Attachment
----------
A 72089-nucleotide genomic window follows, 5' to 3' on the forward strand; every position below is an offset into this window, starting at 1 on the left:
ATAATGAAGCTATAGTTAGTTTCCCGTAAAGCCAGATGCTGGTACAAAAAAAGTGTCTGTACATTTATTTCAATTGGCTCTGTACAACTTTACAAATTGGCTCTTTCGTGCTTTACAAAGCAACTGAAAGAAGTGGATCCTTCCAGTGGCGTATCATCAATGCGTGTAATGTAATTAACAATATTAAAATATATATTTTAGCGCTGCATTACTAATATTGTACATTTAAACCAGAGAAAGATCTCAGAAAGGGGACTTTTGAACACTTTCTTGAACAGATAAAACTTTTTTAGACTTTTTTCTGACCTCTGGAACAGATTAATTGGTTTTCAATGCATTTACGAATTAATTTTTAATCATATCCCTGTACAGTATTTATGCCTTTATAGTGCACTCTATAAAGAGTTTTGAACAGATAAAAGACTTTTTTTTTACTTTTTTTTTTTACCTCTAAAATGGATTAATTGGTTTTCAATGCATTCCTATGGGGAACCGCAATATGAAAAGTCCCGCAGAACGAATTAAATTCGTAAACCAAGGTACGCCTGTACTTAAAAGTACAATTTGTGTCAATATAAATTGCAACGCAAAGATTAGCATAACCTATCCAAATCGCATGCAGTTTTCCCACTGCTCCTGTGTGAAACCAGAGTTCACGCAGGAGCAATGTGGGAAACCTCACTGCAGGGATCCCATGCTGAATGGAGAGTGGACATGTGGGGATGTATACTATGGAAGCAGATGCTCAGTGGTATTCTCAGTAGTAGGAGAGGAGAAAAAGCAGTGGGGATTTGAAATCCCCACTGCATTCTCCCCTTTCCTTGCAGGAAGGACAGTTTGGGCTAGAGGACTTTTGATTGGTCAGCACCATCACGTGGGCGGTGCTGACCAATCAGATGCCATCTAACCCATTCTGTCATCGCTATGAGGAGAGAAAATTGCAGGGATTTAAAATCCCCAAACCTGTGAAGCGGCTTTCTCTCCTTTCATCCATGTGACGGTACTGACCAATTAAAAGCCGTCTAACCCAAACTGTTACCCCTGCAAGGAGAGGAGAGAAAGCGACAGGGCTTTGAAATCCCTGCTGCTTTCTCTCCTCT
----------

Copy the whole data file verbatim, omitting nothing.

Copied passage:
A 72089-nucleotide genomic window follows, 5' to 3' on the forward strand; every position below is an offset into this window, starting at 1 on the left:
ATAATGAAGCTATAGTTAGTTTCCCGTAAAGCCAGATGCTGGTACAAAAAAAGTGTCTGTACATTTATTTCAATTGGCTCTGTACAACTTTACAAATTGGCTCTTTCGTGCTTTACAAAGCAACTGAAAGAAGTGGATCCTTCCAGTGGCGTATCATCAATGCGTGTAATGTAATTAACAATATTAAAATATATATTTTAGCGCTGCATTACTAATATTGTACATTTAAACCAGAGAAAGATCTCAGAAAGGGGACTTTTGAACACTTTCTTGAACAGATAAAACTTTTTTAGACTTTTTTCTGACCTCTGGAACAGATTAATTGGTTTTCAATGCATTTACGAATTAATTTTTAATCATATCCCTGTACAGTATTTATGCCTTTATAGTGCACTCTATAAAGAGTTTTGAACAGATAAAAGACTTTTTTTTTACTTTTTTTTTTTACCTCTAAAATGGATTAATTGGTTTTCAATGCATTCCTATGGGGAACCGCAATATGAAAAGTCCCGCAGAACGAATTAAATTCGTAAACCAAGGTACGCCTGTACTTAAAAGTACAATTTGTGTCAATATAAATTGCAACGCAAAGATTAGCATAACCTATCCAAATCGCATGCAGTTTTCCCACTGCTCCTGTGTGAAACCAGAGTTCACGCAGGAGCAATGTGGGAAACCTCACTGCAGGGATCCCATGCTGAATGGAGAGTGGACATGTGGGGATGTATACTATGGAAGCAGATGCTCAGTGGTATTCTCAGTAGTAGGAGAGGAGAAAAAGCAGTGGGGATTTGAAATCCCCACTGCATTCTCCCCTTTCCTTGCAGGAAGGACAGTTTGGGCTAGAGGACTTTTGATTGGTCAGCACCATCACGTGGGCGGTGCTGACCAATCAGATGCCATCTAACCCATTCTGTCATCGCTATGAGGAGAGAAAATTGCAGGGATTTAAAATCCCCAAACCTGTGAAGCGGCTTTCTCTCCTTTCATCCATGTGACGGTACTGACCAATTAAAAGCCGTCTAACCCAAACTGTTACCCCTGCAAGGAGAGGAGAGAAAGCGACAGGGCTTTGAAATCCCTGCTGCTTTCTCTCCTCT